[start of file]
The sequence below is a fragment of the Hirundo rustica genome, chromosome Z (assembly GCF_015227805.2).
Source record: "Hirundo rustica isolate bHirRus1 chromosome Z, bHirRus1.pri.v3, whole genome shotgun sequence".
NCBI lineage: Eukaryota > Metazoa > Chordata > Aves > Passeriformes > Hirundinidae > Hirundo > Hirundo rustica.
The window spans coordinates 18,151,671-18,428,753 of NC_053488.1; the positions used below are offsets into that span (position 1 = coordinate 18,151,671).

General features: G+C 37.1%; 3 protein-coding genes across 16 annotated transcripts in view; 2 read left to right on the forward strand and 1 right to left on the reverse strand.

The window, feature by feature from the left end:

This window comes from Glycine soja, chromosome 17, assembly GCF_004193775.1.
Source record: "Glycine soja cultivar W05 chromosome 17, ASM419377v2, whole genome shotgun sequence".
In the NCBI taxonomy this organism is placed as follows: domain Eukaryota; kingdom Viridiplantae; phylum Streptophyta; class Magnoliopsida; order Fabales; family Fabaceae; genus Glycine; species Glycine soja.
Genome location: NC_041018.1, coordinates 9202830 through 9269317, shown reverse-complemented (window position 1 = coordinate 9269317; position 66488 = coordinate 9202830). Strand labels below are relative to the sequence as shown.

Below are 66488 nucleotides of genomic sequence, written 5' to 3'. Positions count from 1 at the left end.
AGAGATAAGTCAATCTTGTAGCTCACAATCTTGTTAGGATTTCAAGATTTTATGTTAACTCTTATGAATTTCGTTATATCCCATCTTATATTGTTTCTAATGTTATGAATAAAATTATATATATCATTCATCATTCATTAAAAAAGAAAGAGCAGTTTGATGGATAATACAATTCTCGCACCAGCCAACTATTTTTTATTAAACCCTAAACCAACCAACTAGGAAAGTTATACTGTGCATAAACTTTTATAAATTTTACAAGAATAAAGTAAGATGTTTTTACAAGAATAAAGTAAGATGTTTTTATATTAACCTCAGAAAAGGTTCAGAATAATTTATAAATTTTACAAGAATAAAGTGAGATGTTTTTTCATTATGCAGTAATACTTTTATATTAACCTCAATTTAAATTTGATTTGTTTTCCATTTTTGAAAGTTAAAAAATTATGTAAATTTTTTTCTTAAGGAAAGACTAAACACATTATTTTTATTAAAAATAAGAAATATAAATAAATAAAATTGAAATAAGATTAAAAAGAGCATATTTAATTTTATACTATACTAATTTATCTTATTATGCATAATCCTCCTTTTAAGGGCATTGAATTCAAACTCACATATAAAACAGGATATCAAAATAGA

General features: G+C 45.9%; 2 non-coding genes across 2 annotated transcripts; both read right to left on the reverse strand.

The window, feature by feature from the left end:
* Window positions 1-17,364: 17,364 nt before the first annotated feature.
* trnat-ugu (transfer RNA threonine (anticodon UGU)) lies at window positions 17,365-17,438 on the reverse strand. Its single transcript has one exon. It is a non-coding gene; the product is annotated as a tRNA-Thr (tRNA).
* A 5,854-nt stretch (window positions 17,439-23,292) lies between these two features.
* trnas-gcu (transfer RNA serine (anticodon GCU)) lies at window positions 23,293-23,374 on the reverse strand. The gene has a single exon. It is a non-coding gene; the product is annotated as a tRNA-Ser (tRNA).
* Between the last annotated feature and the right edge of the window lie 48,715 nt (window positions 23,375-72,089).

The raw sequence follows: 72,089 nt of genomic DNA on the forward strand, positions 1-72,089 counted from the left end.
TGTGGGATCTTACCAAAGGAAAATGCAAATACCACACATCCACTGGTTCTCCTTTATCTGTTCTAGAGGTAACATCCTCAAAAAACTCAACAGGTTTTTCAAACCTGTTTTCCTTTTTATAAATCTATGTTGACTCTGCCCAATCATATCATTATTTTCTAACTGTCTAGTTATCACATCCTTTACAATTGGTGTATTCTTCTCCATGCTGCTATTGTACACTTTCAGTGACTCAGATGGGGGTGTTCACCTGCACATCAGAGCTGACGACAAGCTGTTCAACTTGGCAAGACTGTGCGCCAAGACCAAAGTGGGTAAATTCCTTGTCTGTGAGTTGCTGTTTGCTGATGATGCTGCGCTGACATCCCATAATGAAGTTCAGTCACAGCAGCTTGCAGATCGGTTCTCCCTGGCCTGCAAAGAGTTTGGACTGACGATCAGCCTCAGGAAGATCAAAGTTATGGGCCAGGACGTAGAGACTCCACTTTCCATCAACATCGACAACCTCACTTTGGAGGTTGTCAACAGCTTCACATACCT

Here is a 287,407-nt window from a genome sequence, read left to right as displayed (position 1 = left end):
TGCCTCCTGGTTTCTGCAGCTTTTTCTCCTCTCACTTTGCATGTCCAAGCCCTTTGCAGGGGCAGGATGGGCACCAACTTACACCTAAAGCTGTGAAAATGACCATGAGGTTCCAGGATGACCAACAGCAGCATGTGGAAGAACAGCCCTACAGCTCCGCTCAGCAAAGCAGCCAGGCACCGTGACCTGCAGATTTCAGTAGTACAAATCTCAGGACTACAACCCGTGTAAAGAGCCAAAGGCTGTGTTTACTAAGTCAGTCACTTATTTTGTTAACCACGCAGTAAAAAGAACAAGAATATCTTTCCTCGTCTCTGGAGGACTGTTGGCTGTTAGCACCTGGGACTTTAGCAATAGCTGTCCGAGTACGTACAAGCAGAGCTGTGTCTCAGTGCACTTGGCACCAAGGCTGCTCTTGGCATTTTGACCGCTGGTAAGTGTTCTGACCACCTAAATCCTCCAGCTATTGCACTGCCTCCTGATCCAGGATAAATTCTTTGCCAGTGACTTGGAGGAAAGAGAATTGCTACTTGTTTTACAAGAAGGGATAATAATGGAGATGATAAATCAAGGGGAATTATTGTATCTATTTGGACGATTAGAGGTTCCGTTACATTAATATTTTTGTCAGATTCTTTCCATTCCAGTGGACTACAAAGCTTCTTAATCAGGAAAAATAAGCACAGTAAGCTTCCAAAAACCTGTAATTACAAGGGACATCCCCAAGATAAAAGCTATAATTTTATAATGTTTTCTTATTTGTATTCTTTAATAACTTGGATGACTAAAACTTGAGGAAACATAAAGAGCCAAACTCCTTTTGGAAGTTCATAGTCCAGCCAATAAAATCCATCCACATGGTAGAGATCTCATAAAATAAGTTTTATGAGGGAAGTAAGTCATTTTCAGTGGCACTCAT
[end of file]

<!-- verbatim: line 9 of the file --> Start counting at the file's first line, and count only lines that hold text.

In the NCBI taxonomy this organism is placed as follows: domain Eukaryota; kingdom Viridiplantae; phylum Streptophyta; class Magnoliopsida; order Fabales; family Fabaceae; genus Glycine; species Glycine soja.